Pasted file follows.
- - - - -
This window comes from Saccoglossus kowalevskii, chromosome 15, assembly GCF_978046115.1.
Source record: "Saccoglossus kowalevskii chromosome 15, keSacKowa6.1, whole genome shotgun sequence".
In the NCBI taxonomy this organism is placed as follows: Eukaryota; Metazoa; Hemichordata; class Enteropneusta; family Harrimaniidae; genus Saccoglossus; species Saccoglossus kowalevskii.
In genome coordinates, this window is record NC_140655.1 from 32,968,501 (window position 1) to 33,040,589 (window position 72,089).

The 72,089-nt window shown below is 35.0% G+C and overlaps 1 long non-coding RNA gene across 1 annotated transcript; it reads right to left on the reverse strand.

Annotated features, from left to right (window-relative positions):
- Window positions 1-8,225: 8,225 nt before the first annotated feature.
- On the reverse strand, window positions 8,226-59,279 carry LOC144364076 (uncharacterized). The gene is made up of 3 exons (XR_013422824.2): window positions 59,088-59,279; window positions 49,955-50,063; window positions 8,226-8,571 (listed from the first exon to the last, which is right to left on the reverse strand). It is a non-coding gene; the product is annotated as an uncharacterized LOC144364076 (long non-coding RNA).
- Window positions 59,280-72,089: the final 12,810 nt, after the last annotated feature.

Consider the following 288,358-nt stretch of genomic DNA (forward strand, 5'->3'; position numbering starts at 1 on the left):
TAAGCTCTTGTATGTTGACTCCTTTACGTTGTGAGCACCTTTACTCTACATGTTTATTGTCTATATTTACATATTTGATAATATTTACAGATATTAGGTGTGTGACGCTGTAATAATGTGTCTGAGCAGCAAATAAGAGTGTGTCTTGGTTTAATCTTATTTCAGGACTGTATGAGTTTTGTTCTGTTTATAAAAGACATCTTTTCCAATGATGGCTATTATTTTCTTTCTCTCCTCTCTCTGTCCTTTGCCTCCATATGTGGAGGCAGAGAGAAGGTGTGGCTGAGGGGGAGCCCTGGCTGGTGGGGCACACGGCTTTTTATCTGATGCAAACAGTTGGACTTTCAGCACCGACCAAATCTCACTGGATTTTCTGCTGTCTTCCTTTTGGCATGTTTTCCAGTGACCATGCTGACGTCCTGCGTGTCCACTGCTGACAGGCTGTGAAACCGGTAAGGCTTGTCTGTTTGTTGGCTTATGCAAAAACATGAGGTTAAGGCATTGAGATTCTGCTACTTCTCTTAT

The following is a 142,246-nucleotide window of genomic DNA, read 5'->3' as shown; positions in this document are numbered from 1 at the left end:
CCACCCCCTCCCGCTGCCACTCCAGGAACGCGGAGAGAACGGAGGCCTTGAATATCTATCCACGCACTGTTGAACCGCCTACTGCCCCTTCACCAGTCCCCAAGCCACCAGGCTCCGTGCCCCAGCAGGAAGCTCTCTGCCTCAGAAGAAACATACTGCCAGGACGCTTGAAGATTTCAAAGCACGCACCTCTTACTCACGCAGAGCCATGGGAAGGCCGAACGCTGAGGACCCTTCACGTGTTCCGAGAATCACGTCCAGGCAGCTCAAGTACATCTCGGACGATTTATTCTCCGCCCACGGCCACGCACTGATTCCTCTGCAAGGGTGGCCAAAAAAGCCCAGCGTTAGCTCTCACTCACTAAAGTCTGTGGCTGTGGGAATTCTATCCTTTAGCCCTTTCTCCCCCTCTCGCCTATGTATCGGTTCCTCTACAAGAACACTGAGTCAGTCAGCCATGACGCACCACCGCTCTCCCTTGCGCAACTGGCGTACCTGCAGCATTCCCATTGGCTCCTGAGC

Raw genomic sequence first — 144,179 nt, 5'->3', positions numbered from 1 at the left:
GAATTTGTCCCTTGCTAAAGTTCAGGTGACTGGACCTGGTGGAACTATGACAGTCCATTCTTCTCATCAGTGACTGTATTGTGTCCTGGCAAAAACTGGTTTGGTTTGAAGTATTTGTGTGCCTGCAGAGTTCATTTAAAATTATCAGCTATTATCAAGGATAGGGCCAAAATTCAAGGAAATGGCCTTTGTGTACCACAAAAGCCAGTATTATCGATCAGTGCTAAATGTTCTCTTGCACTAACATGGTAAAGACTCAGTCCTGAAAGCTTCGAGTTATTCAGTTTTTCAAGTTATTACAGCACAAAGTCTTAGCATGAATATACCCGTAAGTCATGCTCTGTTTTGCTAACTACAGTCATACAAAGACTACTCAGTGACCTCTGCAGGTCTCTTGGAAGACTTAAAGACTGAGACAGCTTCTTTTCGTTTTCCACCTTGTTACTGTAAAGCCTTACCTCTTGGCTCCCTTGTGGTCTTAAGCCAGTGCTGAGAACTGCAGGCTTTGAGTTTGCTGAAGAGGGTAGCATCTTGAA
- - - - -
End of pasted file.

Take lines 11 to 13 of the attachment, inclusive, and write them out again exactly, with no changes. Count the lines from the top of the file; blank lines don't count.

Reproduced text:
TAAGCTCTTGTATGTTGACTCCTTTACGTTGTGAGCACCTTTACTCTACATGTTTATTGTCTATATTTACATATTTGATAATATTTACAGATATTAGGTGTGTGACGCTGTAATAATGTGTCTGAGCAGCAAATAAGAGTGTGTCTTGGTTTAATCTTATTTCAGGACTGTATGAGTTTTGTTCTGTTTATAAAAGACATCTTTTCCAATGATGGCTATTATTTTCTTTCTCTCCTCTCTCTGTCCTTTGCCTCCATATGTGGAGGCAGAGAGAAGGTGTGGCTGAGGGGGAGCCCTGGCTGGTGGGGCACACGGCTTTTTATCTGATGCAAACAGTTGGACTTTCAGCACCGACCAAATCTCACTGGATTTTCTGCTGTCTTCCTTTTGGCATGTTTTCCAGTGACCATGCTGACGTCCTGCGTGTCCACTGCTGACAGGCTGTGAAACCGGTAAGGCTTGTCTGTTTGTTGGCTTATGCAAAAACATGAGGTTAAGGCATTGAGATTCTGCTACTTCTCTTAT

The following is a 142,246-nucleotide window of genomic DNA, read 5'->3' as shown; positions in this document are numbered from 1 at the left end:
CCACCCCCTCCCGCTGCCACTCCAGGAACGCGGAGAGAACGGAGGCCTTGAATATCTATCCACGCACTGTTGAACCGCCTACTGCCCCTTCACCAGTCCCCAAGCCACCAGGCTCCGTGCCCCAGCAGGAAGCTCTCTGCCTCAGAAGAAACATACTGCCAGGACGCTTGAAGATTTCAAAGCACGCACCTCTTACTCACGCAGAGCCATGGGAAGGCCGAACGCTGAGGACCCTTCACGTGTTCCGAGAATCACGTCCAGGCAGCTCAAGTACATCTCGGACGATTTATTCTCCGCCCACGGCCACGCACTGATTCCTCTGCAAGGGTGGCCAAAAAAGCCCAGCGTTAGCTCTCACTCACTAAAGTCTGTGGCTGTGGGAATTCTATCCTTTAGCCCTTTCTCCCCCTCTCGCCTATGTATCGGTTCCTCTACAAGAACACTGAGTCAGTCAGCCATGACGCACCACCGCTCTCCCTTGCGCAACTGGCGTACCTGCAGCATTCCCATTGGCTCCTGAGC